Guest Blog by Bernie Ross, daughter of the late artist Cyril Hamersma.
Twenty years ago Braintree’s most unusual artist passed away leaving an overwhelming legacy of artwork. The museum took the majority of it into safekeeping, undertook the task of cataloguing it and now have an archive of his work that is bigger than any other art collection held by the museum. Owing to storage difficulties for the larger paintings and sculptures the Hamersma family agreed to preserve these particular pieces as digital images only – these images are also in the care of Braintree District Museum.
Hamersma first moved to Halstead in 1962 and was inspired by the characterful towns and beautiful North Essex countryside. His pieces were created using copious amounts of oil paint every day. Hamersma did various manual jobs to pay for it and took inspiration from them all, whether as a postman in Halstead or cycling toward Bocking Courtaulds for his cleaning job – to him they offered a chance to observe and paint his surroundings. At the Dye House in Bocking he painted portraits of regular characters during his lunch hour. Some years later he created numerous colourful caricatures of ubiquitous personalities like Dennis Healey and Terry Waite.
For a short while Hamersma lived in Coggeshall and filled his garden with stunning white sculptures. In between painting and going to work in the late 1960s he renovated two small cottages in Thistley Green Road; he then lived in Pretoria House in Halstead’s Head Street and opened it to the public to show geometric white wall-hangings. In the early 1980s he lived on Notley Road where he was frequently seen painting at his easel in the garden. Next came a bungalow in White Notley where his huge ‘Cat with a Ball of Wool’ installation turned many heads. Finally he settled in Rosemary Avenue, Braintree where neighbours frequently saw his ‘Art on a Line’ sculptures hanging in the garden, and paintings being held up by his wife, Joyce, for him to photograph. At one of his exhibitions in Braintree Town Hall (before the new library was built) he hung an enormous fried egg in the market square to entice people into the show.
He may be remembered by some for the magnificent ‘Shoe Sculpture Timepiece Installation’ he organised around Braintree Fountain in 1986, inviting the public to bring along old shoes and strategically place them, thereby participating in the finished sculpture. At the end of the day all the shoes went to charity.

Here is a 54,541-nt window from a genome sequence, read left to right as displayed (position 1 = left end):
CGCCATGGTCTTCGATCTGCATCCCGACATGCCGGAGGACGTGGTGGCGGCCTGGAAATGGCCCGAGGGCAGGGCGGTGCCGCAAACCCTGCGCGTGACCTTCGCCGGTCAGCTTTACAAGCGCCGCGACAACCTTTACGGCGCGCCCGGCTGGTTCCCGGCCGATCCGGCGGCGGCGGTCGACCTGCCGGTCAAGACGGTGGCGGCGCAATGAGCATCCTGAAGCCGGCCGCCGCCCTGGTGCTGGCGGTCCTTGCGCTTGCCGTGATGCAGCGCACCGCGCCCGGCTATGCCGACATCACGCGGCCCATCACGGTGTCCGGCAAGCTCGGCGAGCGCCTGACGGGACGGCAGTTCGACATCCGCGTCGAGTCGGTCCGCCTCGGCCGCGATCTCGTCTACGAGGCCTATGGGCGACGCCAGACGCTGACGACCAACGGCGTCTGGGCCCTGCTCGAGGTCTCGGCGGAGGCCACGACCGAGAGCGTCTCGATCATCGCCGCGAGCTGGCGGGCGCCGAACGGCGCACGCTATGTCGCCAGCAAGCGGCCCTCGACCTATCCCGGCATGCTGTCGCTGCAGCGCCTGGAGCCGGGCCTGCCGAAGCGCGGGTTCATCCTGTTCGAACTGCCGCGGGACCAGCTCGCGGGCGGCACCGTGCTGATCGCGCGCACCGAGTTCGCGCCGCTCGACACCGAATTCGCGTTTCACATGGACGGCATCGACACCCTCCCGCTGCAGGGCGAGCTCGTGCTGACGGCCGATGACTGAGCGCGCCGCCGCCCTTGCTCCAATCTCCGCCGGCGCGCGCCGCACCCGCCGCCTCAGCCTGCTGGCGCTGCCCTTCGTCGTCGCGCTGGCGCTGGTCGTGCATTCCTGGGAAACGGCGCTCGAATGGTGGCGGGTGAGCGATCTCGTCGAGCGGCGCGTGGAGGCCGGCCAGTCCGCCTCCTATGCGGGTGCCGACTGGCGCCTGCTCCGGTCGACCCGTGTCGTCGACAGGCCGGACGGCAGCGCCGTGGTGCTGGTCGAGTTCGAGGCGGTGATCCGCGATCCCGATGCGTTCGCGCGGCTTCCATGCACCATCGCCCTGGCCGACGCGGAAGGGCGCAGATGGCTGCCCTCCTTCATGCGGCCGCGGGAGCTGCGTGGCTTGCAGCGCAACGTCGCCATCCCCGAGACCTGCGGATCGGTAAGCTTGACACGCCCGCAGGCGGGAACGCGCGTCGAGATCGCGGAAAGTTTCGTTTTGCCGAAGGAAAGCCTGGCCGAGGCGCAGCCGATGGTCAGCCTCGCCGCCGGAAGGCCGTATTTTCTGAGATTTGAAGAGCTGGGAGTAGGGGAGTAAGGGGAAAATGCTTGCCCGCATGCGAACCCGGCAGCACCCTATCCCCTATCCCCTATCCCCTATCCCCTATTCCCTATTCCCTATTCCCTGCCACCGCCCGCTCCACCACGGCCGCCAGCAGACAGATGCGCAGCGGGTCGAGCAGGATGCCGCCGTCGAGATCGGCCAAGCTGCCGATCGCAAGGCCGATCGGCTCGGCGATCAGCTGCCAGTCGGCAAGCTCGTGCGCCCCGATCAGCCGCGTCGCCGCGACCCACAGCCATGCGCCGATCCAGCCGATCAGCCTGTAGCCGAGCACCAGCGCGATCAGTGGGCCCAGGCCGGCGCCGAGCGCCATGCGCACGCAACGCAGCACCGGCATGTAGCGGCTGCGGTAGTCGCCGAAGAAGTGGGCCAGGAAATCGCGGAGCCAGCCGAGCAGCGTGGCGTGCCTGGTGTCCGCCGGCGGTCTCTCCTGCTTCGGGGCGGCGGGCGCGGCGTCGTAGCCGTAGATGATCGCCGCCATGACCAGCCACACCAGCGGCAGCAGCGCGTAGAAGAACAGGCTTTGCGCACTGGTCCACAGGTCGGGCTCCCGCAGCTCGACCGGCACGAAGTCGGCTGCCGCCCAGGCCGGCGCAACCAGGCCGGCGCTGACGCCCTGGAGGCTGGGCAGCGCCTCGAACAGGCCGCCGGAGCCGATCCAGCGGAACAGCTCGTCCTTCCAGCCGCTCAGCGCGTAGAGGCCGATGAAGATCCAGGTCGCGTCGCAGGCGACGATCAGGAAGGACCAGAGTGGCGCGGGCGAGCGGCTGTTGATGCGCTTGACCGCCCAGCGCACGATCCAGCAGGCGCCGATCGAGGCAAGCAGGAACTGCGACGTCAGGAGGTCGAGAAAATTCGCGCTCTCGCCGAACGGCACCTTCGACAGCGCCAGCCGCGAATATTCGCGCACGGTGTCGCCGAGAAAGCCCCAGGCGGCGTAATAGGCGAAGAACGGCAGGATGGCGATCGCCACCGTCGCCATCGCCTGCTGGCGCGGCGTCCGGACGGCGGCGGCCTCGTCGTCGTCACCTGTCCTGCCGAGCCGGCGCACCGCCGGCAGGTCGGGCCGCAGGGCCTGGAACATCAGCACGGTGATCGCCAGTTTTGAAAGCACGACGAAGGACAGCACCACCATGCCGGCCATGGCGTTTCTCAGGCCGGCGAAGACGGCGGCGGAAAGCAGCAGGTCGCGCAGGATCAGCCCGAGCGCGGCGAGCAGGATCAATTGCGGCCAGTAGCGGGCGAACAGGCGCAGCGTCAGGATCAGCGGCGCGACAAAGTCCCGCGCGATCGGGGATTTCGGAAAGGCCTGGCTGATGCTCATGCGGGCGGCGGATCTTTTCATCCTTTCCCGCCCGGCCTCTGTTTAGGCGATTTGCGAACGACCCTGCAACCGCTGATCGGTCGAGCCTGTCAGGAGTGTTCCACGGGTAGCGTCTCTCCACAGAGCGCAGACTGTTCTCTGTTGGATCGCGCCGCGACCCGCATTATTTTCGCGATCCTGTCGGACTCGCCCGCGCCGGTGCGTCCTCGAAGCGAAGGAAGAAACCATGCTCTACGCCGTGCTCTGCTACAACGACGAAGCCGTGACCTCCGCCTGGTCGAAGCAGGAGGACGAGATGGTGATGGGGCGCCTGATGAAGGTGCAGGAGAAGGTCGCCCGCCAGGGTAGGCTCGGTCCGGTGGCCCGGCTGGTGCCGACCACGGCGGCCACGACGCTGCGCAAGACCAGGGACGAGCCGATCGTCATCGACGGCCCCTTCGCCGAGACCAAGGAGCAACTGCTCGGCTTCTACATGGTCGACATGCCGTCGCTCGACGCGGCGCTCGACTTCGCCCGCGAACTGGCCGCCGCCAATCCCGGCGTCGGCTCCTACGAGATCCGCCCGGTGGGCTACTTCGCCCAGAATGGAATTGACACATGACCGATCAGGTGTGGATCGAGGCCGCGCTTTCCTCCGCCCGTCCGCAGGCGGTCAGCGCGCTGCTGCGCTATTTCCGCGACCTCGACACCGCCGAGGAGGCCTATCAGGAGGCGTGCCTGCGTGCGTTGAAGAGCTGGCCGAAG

In his latter years and even with failing health Hamersma mounted exhibitions and installations in places as far afield as Tunbridge Wells (Kerbscapes) and Leicester’s Abbey Park Arts Festivals where he hung 17 foot long socks on a line; another year at the festival he constructed ‘the world’s biggest spider’s web’ reaching from the marquee to the bandstand, tops of trees and other high points. He always, always notified the media and gained some recognition particularly from local TV, The Guardian newspaper and The Times.
Shapes in a cobweb’s structure resemble ‘The Squircle’, the pinnacle of his work, created from a lifelong study of cells and the distillation of ‘the line’. “It signifies the triumph of white over black,” he said, “the force of the white (light) enveloping and destroying the black (night)”. He referred to it as a spiritual triumph of light over dark, good over evil. ‘The Squircle’ – his most enduring style, can be traced back through all his paintings to 1950s and before.
Hamersma was a religious man and enjoyed the fellowship at St Michael’s Church and St Peter’s, but above all he regarded his art as a direct expression of God and one of his sketchpad notes says, “God works through the artist to open his children’s eyes”.
There are books for sale in the museum shop about Hamersma’s life and art. But also – not to be missed – if you use Facebook you can see the numerous bright and colourful paintings including the many portraits, Squircles, and especially local Essex street scenes on http://www.facebook.com/BritishArtistHamersma where a new painting is posted almost daily, giving some details and context.